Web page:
And Creon himself, was he only evil? That too is an eternal question: Was his edict a kind of social heroism? Or was his act purely arbitrary, a case of, “I want to do this thing.”
In the end—and as a boon to the conscience of those persons dedicated to the role of the just social state—Creon, the man of State, does come to regrets. Though here I am tempted to argue with myself, I recognize that Creon understands and appreciates Antigone’s stance and that he is aware that she too appreciates his position.
Here we stand before the familiar duality of life: between what we think we desire to do and what we actually do. Between enlightenment and madness. Illusion and delusion.
Meanwhile, in Sophocles, the Chorus, that is, the public and society, discerning or not, vacillates in its support, first for the man of State and Power, then for the higher right. For the Chorus, Antigone is less than human. She no longer counts, she is out of the world, a substratum, to be compared to the unconsidered masses, the non-represented, non-participating, non-voting majority of America who take no role in the exercise of Power.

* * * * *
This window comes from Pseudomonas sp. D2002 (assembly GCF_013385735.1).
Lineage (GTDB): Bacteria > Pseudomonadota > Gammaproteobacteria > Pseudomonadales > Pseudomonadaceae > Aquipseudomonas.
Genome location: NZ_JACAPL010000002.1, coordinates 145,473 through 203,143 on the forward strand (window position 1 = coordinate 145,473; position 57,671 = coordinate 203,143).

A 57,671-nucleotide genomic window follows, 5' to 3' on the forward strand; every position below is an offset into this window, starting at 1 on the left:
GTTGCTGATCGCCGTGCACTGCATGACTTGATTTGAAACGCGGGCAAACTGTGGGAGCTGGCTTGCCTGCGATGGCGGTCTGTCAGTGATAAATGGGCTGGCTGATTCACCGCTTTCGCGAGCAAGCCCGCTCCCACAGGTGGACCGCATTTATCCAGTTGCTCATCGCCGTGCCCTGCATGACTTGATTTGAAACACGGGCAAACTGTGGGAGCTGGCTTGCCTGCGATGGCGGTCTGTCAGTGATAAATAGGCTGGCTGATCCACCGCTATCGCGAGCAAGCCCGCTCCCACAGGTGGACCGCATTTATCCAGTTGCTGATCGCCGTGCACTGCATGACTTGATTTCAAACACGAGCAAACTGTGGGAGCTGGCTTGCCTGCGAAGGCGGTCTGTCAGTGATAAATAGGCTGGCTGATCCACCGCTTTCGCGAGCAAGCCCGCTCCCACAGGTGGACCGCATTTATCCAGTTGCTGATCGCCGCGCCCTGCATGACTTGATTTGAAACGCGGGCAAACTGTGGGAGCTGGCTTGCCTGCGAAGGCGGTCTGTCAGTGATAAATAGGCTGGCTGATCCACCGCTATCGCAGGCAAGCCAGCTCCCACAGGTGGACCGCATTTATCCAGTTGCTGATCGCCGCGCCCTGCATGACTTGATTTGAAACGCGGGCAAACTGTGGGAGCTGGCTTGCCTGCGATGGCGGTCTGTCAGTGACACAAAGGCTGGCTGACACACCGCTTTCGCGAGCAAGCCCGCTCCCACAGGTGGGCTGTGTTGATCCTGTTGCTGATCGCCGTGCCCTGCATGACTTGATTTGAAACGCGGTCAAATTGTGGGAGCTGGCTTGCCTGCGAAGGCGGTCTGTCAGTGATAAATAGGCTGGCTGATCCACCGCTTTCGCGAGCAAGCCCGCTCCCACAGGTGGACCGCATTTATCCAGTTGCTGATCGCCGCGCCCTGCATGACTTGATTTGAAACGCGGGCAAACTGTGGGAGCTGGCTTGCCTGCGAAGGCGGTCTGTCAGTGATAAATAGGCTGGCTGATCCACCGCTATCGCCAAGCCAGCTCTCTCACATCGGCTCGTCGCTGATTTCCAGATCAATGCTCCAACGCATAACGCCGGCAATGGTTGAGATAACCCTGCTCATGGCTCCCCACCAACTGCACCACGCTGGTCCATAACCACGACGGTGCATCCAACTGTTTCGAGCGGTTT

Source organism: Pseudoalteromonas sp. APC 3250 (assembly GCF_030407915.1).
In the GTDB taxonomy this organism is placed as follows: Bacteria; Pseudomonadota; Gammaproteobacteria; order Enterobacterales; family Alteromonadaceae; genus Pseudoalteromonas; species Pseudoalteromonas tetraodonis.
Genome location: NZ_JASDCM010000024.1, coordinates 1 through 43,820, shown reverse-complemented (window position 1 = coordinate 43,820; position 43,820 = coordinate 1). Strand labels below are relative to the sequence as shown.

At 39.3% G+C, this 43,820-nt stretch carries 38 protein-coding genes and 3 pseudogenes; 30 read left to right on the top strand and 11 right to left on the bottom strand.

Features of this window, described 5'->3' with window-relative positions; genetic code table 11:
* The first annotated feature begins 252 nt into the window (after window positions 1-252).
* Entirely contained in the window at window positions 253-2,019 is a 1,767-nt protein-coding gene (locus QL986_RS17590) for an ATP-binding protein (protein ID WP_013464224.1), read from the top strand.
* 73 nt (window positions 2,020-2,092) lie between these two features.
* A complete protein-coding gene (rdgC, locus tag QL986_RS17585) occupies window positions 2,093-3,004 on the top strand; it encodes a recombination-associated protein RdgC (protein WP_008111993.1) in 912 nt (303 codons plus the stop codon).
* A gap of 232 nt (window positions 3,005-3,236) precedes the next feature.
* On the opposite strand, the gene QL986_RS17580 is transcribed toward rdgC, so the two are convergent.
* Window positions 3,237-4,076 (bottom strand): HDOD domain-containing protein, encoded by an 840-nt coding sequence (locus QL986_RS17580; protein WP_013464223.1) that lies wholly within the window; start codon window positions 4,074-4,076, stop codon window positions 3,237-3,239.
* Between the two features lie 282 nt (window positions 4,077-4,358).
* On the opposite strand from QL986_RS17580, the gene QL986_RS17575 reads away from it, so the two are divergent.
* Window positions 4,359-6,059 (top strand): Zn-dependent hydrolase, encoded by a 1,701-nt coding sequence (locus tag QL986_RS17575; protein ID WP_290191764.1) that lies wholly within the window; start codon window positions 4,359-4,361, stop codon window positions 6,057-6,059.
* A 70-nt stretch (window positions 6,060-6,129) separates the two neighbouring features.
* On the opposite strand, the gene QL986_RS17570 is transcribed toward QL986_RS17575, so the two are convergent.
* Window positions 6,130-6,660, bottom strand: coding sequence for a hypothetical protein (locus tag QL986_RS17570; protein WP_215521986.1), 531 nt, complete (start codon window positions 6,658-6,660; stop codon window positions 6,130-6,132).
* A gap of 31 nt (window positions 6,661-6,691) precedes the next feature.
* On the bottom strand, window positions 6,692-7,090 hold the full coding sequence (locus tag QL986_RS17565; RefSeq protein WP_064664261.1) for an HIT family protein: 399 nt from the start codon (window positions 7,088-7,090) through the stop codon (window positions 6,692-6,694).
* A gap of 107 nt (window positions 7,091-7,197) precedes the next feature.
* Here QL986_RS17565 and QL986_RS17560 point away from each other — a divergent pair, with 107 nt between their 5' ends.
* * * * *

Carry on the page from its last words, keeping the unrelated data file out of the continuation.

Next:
At the end of Sophocles’ tragedy, one wonders what kind of gods they are all appealing to since they all believe they are acting within the mandate of the gods. In my reading, Creon is the representative of arbitrary Power which the oppressed, for whatever their reasons, have the divine right to doubt, question and bring down to make place for a just society.
Freedom requires that man act polemically, precisely in order to realize both himself and a just society. In order to reject the fatalism that leads us to accept that what will come to pass will come to pass. People die but others must go on. Life will go on.
One must participate in order to be part of continuing life. But when the laws of the land are in conflict with justice, when Mother State is no longer just, then acts which Power decrees are criminal, acts which in fact must become violent and revolutionary, are not only just, but necessary.
In my reading, Antigone is representative of the conflictual revolutionary ideal. One recalls the proverb, “if you strike at the king, you must kill the king.”
First written in Providence, Rhode Island, February 2007
First re-worked in Buenos Aires, September 2007
Finally re-worked today in Rome, January 13. 2016